I repeat the same words to myself every time a bomb goes off.
I say: “I am still young and there are things I want to achieve. I don’t want to die.”
Maybe I have a future. But so many other kids, my age and younger, do not.
Despite the huge amount of destruction and number of civilians who are victims in this bloody war, Gaza and its people are still here, holding up in the face of an evil and merciless Israeli occupation, while the world sits quietly watching on their TVs.
For 75 years, since 1948, Israel has been committing crime after crime against Palestinians who are supposed to be protected by international law.
But no. Israel makes excuses and lies to the world, so it can continue its cold-blooded murder spree with the support of powerful nations.
The neighborhood of al-Rimal is known for markets that sell all kinds of goods. Personally, it is one of my favorite places in Gaza.
I would go there with my mother on the weekends. Now, it has been turned into a sad and depressing pile of rocks and rubble.
Nothing is left in one piece.
Then there is the banned weaponry that has been used against terrified children like me – or what Israel describes as “terrorists” – like white phosphorous bombs.
Nobody is safe in this war. Civilians were asked to evacuate and leave their houses for no reason.
If they refused these orders they would meet their fate under the rubble of their own homes. Israel has no targets so they make up targets in order to present a “victorious” image in front of the world
As a 13 year-old child, this war has destroyed me psychologically. But I must be grateful: other kids like me have been destroyed physically or been completely removed from this unfair world.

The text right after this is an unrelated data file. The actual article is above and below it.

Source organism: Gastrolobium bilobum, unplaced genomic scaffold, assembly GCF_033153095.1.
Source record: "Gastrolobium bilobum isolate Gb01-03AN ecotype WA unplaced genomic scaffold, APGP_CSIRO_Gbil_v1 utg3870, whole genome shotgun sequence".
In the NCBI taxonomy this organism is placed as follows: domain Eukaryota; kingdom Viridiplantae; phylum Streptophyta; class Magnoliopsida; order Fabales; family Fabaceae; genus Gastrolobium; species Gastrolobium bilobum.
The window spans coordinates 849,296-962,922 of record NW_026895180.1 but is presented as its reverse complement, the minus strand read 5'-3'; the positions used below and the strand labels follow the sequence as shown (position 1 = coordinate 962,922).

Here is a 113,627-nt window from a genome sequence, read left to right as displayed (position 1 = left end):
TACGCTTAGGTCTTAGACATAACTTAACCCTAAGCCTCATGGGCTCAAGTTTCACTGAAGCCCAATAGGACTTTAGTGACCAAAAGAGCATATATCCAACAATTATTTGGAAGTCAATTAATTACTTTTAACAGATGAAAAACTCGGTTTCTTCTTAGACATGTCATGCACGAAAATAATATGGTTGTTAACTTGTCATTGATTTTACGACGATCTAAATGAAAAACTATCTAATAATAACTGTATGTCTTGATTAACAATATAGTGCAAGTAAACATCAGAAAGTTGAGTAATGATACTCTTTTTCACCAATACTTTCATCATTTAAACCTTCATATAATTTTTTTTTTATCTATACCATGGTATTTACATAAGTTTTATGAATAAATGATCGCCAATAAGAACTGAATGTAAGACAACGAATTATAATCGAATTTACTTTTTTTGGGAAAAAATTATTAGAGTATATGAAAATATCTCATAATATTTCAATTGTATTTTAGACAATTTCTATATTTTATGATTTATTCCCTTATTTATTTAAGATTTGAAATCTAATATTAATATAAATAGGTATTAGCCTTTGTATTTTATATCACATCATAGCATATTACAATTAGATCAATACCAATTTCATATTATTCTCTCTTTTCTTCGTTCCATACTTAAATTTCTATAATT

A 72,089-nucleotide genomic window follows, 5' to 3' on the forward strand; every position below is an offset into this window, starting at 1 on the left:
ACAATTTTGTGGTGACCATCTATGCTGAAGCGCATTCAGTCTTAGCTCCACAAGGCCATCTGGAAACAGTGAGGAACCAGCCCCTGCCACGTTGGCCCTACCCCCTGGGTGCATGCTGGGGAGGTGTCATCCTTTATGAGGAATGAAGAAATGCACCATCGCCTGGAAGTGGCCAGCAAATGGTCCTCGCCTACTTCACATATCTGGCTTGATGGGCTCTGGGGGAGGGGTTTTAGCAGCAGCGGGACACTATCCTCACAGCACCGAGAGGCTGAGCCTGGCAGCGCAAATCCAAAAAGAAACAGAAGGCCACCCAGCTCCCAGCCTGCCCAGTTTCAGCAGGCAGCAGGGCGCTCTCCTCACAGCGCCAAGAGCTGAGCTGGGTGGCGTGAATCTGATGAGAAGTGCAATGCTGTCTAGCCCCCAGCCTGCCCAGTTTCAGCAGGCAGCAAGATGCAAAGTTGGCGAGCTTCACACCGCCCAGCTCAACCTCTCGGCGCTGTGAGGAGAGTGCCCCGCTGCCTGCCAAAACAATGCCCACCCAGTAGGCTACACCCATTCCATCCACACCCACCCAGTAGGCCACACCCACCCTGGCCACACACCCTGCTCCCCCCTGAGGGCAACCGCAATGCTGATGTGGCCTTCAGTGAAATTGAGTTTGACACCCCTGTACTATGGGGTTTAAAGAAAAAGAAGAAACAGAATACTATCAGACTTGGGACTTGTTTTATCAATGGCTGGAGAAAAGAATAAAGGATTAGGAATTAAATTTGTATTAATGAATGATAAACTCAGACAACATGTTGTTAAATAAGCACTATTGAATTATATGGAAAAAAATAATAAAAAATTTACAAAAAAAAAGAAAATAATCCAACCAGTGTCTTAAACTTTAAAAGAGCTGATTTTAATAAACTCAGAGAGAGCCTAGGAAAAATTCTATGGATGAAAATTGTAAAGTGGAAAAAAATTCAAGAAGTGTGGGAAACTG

I am scared and stressed thinking about what will happen later. Will I die?
I also try to think of good scenarios but that is more difficult.
Luckily I and my family evacuated at the early stages of the war to my sister’s house in Khan Younis in the south of Gaza. But others were forced to evacuate because of the dangers they faced in the areas they lived in, taking only their basic possessions and leaving everything else to be destroyed.
Aren’t all humans equal?
One of the worst scenarios I fear is my family being killed and I surviving – like other children who lost their family in this genocide.
My mother, God bless her, is not OK and I understand her feelings. She melts my heart with her tears.
I spend most of my time calming her down as much as I can and the same for my sisters.
Internet is limited, electricity is cut off completely, water is being shared between neighborhoods and bakeries are crowded with people who are trying to get their hands on something to feed themselves and their loved ones with.
If it stays like this then some might die, not because of bombing, but from the lack of nutrition.
Nobody knows what’s happening around us. The best source of news is the radio.
We all sit around it, listening quietly. Once, all of a sudden a loud boom hit, everyone screamed, and the house shook from the explosion.
“Is this the end?” I asked myself.
Your heart beats so fast because of the amount of stress you’re in.
All I can say is that that time, God gave us a chance for more life.
Kids around the world spend their days playing around safely, enjoying their life, getting properly fed and educated. But not us.
Palestinian kids under blockade can’t think of the same things other kids think of. What we see, hear and feel is different than for others.
Aren’t all humans equal? If so then why don’t we share the same rights?
I, like other children, have the right to play, the right to safety, the right to education and the right to live my childhood.
I wish this hell on earth ends soon and the world opens its eyes to the criminality of the Israeli occupation.
May God bless everyone and my home, the Gaza Strip.
Abdallah Ayman is a 13-year-old boy in Gaza.